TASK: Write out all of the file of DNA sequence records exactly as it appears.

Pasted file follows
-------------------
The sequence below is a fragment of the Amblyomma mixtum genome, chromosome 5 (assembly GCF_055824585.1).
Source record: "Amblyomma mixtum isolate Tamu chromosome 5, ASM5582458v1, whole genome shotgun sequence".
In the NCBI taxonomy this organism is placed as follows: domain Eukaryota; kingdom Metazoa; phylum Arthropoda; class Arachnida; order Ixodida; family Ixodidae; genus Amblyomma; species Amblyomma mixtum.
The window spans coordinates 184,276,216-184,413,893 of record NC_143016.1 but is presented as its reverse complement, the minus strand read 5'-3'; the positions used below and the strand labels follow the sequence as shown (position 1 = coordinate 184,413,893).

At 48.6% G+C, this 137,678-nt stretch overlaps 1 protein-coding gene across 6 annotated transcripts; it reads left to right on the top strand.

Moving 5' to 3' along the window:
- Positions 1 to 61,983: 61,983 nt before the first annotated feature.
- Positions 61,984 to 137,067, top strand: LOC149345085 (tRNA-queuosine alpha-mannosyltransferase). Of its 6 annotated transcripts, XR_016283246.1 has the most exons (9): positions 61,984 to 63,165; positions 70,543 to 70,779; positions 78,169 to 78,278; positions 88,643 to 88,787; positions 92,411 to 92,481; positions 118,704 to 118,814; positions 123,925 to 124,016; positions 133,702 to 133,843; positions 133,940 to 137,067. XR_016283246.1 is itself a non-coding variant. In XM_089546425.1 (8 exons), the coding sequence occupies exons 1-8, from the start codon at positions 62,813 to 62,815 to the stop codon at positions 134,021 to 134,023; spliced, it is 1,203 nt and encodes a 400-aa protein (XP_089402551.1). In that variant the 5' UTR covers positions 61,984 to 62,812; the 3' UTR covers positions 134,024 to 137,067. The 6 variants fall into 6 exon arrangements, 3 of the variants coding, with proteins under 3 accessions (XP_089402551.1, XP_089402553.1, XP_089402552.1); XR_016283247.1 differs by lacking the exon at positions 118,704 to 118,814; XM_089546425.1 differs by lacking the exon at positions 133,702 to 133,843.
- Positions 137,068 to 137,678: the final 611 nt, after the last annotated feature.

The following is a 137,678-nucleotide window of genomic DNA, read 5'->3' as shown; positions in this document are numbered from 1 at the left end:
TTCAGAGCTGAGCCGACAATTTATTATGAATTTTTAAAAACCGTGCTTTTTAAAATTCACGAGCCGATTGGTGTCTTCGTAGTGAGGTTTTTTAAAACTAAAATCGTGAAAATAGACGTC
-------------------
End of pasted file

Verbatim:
The sequence below is a fragment of the Amblyomma mixtum genome, chromosome 5 (assembly GCF_055824585.1).
Source record: "Amblyomma mixtum isolate Tamu chromosome 5, ASM5582458v1, whole genome shotgun sequence".
In the NCBI taxonomy this organism is placed as follows: domain Eukaryota; kingdom Metazoa; phylum Arthropoda; class Arachnida; order Ixodida; family Ixodidae; genus Amblyomma; species Amblyomma mixtum.
The window spans coordinates 184,276,216-184,413,893 of record NC_143016.1 but is presented as its reverse complement, the minus strand read 5'-3'; the positions used below and the strand labels follow the sequence as shown (position 1 = coordinate 184,413,893).

At 48.6% G+C, this 137,678-nt stretch overlaps 1 protein-coding gene across 6 annotated transcripts; it reads left to right on the top strand.

Moving 5' to 3' along the window:
- Positions 1 to 61,983: 61,983 nt before the first annotated feature.
- Positions 61,984 to 137,067, top strand: LOC149345085 (tRNA-queuosine alpha-mannosyltransferase). Of its 6 annotated transcripts, XR_016283246.1 has the most exons (9): positions 61,984 to 63,165; positions 70,543 to 70,779; positions 78,169 to 78,278; positions 88,643 to 88,787; positions 92,411 to 92,481; positions 118,704 to 118,814; positions 123,925 to 124,016; positions 133,702 to 133,843; positions 133,940 to 137,067. XR_016283246.1 is itself a non-coding variant. In XM_089546425.1 (8 exons), the coding sequence occupies exons 1-8, from the start codon at positions 62,813 to 62,815 to the stop codon at positions 134,021 to 134,023; spliced, it is 1,203 nt and encodes a 400-aa protein (XP_089402551.1). In that variant the 5' UTR covers positions 61,984 to 62,812; the 3' UTR covers positions 134,024 to 137,067. The 6 variants fall into 6 exon arrangements, 3 of the variants coding, with proteins under 3 accessions (XP_089402551.1, XP_089402553.1, XP_089402552.1); XR_016283247.1 differs by lacking the exon at positions 118,704 to 118,814; XM_089546425.1 differs by lacking the exon at positions 133,702 to 133,843.
- Positions 137,068 to 137,678: the final 611 nt, after the last annotated feature.

The following is a 137,678-nucleotide window of genomic DNA, read 5'->3' as shown; positions in this document are numbered from 1 at the left end:
TTCAGAGCTGAGCCGACAATTTATTATGAATTTTTAAAAACCGTGCTTTTTAAAATTCACGAGCCGATTGGTGTCTTCGTAGTGAGGTTTTTTAAAACTAAAATCGTGAAAATAGACGTC